|Singapore Airlines' first multi-sector green flight in January used 6 percent less fuel than normal|
While air transportation is probably the least green aspect of a typical trip, travel agents may one day be able to offer some eco-friendly flight options to clients as airlines continue to explore alternatives.
For example, as part of steps to improve aviation’s environmental impact across Asia and the South Pacific, Singapore Airlines successfully completed its first multi-sector demonstration green flight on January 31. The venture is a result of the airline’s partnership with the Asia & South Pacific Initiative to Reduce Emissions (ASPIRE). It involved flight SQ11 from Los Angeles to Singapore via Tokyo.
ASPIRE was jointly formed by Airservices Australia, Airways New Zealand and the U.S. Federal Aviation Administration in 2008. Today, its membership has expanded to include the Japan Civil Aviation Bureau and the Civil Aviation Authority of Singapore. The first of ASPIRE’s test flights was conducted in September 2008 aboard an Air New Zealand aircraft.
Travel Agent spoke with James Boyd, spokesman for Singapore Airlines, who filled us in on the green practices carried out on flight SQ11, ASPIRE’s most recent test flight. He said reduction of carbon dioxide emissions and fuel efficiency is key to green aviation.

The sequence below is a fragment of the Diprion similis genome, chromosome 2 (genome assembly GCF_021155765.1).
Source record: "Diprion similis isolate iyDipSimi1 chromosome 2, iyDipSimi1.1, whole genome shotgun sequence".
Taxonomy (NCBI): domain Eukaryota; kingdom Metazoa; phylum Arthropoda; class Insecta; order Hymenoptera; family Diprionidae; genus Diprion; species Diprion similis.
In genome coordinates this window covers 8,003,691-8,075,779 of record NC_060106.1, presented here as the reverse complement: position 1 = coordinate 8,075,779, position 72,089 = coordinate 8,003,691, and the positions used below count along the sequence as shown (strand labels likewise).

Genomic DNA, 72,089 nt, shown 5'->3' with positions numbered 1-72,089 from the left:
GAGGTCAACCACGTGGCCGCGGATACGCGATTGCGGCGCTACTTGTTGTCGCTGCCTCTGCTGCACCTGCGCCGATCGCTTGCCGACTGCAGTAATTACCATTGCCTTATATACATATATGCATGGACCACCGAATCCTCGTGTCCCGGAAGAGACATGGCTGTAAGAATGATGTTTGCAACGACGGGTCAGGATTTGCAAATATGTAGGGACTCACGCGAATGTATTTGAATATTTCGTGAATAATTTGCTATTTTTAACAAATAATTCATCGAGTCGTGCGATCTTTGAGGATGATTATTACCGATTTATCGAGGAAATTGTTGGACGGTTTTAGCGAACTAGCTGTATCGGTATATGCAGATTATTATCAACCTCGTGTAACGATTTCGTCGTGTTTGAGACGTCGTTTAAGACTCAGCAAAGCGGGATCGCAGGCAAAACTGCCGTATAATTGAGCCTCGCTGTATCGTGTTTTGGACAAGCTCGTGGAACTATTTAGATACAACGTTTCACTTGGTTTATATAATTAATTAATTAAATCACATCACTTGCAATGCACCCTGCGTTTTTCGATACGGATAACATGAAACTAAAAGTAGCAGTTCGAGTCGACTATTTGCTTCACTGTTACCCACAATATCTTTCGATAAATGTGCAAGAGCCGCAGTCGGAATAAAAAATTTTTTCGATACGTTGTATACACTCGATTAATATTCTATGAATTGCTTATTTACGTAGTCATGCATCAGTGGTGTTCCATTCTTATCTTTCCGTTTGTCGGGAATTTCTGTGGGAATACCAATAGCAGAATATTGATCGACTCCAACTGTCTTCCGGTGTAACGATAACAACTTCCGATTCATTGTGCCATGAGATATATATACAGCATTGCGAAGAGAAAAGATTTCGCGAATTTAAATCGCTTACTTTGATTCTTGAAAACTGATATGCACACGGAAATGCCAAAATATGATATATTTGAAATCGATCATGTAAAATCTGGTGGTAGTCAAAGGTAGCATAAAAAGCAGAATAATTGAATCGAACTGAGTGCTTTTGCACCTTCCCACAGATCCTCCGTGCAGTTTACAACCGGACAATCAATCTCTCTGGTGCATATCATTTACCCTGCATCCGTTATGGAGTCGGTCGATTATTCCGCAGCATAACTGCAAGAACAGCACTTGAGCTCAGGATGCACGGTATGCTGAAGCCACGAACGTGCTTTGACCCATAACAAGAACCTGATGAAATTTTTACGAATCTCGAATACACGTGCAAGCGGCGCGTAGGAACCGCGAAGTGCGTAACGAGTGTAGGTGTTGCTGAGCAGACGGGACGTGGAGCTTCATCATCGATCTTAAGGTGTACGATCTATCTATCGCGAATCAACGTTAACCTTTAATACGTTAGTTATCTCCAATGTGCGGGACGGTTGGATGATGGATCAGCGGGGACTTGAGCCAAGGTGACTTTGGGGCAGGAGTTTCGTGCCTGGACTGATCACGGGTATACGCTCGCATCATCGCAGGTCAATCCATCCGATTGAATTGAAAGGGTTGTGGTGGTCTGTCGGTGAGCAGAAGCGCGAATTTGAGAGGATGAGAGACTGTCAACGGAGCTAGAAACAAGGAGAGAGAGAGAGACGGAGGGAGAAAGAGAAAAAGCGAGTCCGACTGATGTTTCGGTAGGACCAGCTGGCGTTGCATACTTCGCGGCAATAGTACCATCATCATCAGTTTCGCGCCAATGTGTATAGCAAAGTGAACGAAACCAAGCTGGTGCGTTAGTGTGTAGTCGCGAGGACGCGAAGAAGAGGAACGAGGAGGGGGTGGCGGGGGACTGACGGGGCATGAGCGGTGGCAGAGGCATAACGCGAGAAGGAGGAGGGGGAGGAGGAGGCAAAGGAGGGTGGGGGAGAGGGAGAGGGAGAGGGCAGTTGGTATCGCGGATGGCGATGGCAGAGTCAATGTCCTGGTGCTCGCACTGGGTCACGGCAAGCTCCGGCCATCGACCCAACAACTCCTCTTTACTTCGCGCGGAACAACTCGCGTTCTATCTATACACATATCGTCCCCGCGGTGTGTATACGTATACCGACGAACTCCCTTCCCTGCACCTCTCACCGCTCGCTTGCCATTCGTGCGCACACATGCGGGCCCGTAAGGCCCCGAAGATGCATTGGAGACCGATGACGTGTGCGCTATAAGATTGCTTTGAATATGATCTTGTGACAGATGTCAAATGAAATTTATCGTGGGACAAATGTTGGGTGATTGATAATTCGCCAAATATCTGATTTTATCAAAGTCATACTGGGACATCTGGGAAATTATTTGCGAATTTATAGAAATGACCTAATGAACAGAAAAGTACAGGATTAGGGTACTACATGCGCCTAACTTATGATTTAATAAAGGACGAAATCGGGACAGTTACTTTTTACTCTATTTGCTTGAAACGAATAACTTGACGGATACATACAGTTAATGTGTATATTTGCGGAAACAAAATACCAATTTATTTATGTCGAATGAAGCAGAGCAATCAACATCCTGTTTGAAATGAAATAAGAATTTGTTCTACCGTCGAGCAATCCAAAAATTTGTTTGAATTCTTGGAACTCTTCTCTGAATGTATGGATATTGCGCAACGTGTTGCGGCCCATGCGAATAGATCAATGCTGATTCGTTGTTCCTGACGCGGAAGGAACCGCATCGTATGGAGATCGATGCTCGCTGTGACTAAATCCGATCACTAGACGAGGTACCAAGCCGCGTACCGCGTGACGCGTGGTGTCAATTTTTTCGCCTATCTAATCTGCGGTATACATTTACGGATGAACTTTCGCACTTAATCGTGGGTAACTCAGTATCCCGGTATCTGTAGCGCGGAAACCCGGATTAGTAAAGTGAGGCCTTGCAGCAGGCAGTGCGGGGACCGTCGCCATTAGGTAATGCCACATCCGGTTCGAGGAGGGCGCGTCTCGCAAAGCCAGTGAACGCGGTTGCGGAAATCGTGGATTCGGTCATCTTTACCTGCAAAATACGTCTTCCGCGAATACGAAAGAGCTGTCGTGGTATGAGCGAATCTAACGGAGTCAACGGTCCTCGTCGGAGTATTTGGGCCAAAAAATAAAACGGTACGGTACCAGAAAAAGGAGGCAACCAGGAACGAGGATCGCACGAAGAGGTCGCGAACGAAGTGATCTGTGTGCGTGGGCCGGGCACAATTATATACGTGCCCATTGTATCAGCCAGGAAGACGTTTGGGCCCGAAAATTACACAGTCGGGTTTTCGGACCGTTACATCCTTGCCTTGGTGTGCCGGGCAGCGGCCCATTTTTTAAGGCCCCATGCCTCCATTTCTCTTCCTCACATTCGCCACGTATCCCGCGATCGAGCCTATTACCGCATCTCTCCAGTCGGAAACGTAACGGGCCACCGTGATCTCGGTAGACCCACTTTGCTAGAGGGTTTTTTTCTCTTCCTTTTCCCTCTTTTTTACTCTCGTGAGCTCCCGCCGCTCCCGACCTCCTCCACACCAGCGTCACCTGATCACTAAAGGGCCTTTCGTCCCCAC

“From a business perspective our number-one expenditure is fuel, so if we can cut that by a substantial percentage, it can be a real game-changer for airline economics,” says Boyd. This flight saved more than 10 tons of fuel and 33 tons of carbon dioxide emission, a 6 percent savings on overall fuel burn.
Green practices began on the ground with a recycled-water engine wash and a ground electrical supply power source, but the most important changes took place after the takeoff. The plane was given an unrestrictive ascent, allowing it to reach optimum cruising altitude most efficiently. Typically, an aircraft takes off in a stair-stepping pattern, which burns more fuel.
Boyd says the bulk of the fuel savings came from the aircraft taking a user-preferred route, generated from an in-flight planning system that takes the latest weather condition into account. This allows the aircraft to follow the most efficient route.
During touchdown, too, flight SQ11 used a smooth, uninterrupted descent. “The graduated line from the top of descent to the runway allows us to save substantial amounts of fuel. It also allows us to cut down on noise,” says Boyd. Additionally, the aircraft taxied on one engine instead of the usual four.
According to Boyd, the only difference passengers noticed was an early arrival—by around 20 minutes.
Singapore Airlines has not announced any specific future plans. Boyd says, “At this point we’re taking a hard look at the data and the information this flight yielded, and using that as part of the internal thinking about our overall approach to environmental stewardship.
“The degree to which the ASPIRE partners can work together can open the door to more opportunities for more efficient aircraft,” he adds.